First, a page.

For the sake of this argument, forward Draymond Green serves as the closest thing the Warriors have to Rodman, though he has shown he can do far more on the offensive end than Chicago asked of "The Worm." A jack-of-all-trades, Green is third on the team in scoring, first in rebounding and assists, and second in blocks and steals, all while typically guarding each opposing team’s best scorer.

With Harrison Barnes and Andre Iguodala, the Warriors have plenty of complimentary scorers for their hot shooters. Meanwhile, Festus Ezeli and Andrew Bogut provide Golden State with size and rebounding.

Shaun Livingston, Brandon Rush and Leandro Barbosa provide depth, but not quite the production that gives the Warriors an edge over their opponents. The bench is just 18th in the NBA in scoring with 33.7 points a game.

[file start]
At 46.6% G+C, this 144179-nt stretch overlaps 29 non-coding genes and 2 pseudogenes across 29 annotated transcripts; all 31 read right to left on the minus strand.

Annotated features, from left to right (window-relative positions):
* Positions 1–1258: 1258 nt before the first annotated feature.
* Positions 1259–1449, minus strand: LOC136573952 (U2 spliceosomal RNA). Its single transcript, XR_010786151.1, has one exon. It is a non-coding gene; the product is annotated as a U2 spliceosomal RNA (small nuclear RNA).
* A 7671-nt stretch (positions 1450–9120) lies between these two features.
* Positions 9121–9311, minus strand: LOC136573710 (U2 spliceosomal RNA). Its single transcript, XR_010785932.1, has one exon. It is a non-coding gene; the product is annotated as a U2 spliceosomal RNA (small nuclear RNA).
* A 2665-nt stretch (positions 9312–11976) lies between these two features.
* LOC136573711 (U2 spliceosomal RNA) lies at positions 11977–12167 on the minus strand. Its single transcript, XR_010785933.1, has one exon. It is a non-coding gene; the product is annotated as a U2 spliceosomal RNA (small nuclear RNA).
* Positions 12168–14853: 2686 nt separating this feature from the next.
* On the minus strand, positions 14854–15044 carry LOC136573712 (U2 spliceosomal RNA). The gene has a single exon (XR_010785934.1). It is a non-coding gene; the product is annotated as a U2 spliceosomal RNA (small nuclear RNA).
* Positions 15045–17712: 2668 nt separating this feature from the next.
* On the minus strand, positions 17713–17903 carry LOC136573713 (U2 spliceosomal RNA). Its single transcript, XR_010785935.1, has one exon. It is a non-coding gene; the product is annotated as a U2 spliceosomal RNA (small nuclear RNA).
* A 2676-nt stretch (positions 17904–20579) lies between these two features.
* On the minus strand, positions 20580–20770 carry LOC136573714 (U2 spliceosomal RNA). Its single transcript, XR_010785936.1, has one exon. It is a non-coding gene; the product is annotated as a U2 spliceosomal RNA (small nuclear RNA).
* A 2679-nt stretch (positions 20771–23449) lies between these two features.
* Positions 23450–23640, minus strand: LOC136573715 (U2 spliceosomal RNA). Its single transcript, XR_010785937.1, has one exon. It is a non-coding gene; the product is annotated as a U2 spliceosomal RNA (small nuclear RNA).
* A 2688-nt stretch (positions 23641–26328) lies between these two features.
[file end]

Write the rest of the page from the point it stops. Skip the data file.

Conclusion: A full seven-game series is always defined by matchups at each position. And it’s reasonable to assume that both Jordan and Pippen would frustrate and goad both Thompson and Green into making mistakes or errant fouls throughout this imaginary series. Throw in the mind games of Rodman, along with Jordan and Pippen stalking the perimeter for Curry, and this Bulls squad would slow the Warriors pace to a crawl. Chicago limited teams to 35.0 percent shooting from deep that year, the sixth-best mark in the league. Meanwhile, Golden State would have all kinds of problems boxing out Rodman for rebounds.

Jordan was too talented and too competitive at the time to go down in a series, and Jackson is too savvy to be outcoached.

Bulls in six games.